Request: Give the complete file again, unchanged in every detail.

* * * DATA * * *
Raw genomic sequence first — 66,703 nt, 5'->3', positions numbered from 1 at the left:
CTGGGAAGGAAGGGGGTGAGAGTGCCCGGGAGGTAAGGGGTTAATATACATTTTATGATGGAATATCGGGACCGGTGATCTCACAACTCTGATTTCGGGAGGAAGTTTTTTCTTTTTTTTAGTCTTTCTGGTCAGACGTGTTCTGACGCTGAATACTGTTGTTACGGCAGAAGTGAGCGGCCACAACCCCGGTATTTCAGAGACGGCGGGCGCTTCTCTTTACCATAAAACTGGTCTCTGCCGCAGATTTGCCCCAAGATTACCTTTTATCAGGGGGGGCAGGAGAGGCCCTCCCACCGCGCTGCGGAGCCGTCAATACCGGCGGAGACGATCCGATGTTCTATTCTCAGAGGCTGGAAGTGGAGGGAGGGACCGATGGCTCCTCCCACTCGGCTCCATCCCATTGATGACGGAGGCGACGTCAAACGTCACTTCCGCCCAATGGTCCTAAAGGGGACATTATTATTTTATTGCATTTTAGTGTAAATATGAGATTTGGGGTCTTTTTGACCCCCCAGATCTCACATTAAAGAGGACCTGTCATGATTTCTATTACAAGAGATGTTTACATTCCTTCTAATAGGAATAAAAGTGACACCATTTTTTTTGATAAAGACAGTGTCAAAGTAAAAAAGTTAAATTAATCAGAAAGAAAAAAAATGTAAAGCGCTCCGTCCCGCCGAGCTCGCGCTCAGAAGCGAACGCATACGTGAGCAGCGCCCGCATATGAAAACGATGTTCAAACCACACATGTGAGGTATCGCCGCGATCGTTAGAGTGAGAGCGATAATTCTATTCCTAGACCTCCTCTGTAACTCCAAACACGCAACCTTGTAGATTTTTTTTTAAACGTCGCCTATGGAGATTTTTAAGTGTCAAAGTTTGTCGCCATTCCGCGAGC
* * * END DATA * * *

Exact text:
Raw genomic sequence first — 66,703 nt, 5'->3', positions numbered from 1 at the left:
CTGGGAAGGAAGGGGGTGAGAGTGCCCGGGAGGTAAGGGGTTAATATACATTTTATGATGGAATATCGGGACCGGTGATCTCACAACTCTGATTTCGGGAGGAAGTTTTTTCTTTTTTTTAGTCTTTCTGGTCAGACGTGTTCTGACGCTGAATACTGTTGTTACGGCAGAAGTGAGCGGCCACAACCCCGGTATTTCAGAGACGGCGGGCGCTTCTCTTTACCATAAAACTGGTCTCTGCCGCAGATTTGCCCCAAGATTACCTTTTATCAGGGGGGGCAGGAGAGGCCCTCCCACCGCGCTGCGGAGCCGTCAATACCGGCGGAGACGATCCGATGTTCTATTCTCAGAGGCTGGAAGTGGAGGGAGGGACCGATGGCTCCTCCCACTCGGCTCCATCCCATTGATGACGGAGGCGACGTCAAACGTCACTTCCGCCCAATGGTCCTAAAGGGGACATTATTATTTTATTGCATTTTAGTGTAAATATGAGATTTGGGGTCTTTTTGACCCCCCAGATCTCACATTAAAGAGGACCTGTCATGATTTCTATTACAAGAGATGTTTACATTCCTTCTAATAGGAATAAAAGTGACACCATTTTTTTTGATAAAGACAGTGTCAAAGTAAAAAAGTTAAATTAATCAGAAAGAAAAAAAATGTAAAGCGCTCCGTCCCGCCGAGCTCGCGCTCAGAAGCGAACGCATACGTGAGCAGCGCCCGCATATGAAAACGATGTTCAAACCACACATGTGAGGTATCGCCGCGATCGTTAGAGTGAGAGCGATAATTCTATTCCTAGACCTCCTCTGTAACTCCAAACACGCAACCTTGTAGATTTTTTTTTAAACGTCGCCTATGGAGATTTTTAAGTGTCAAAGTTTGTCGCCATTCCGCGAGC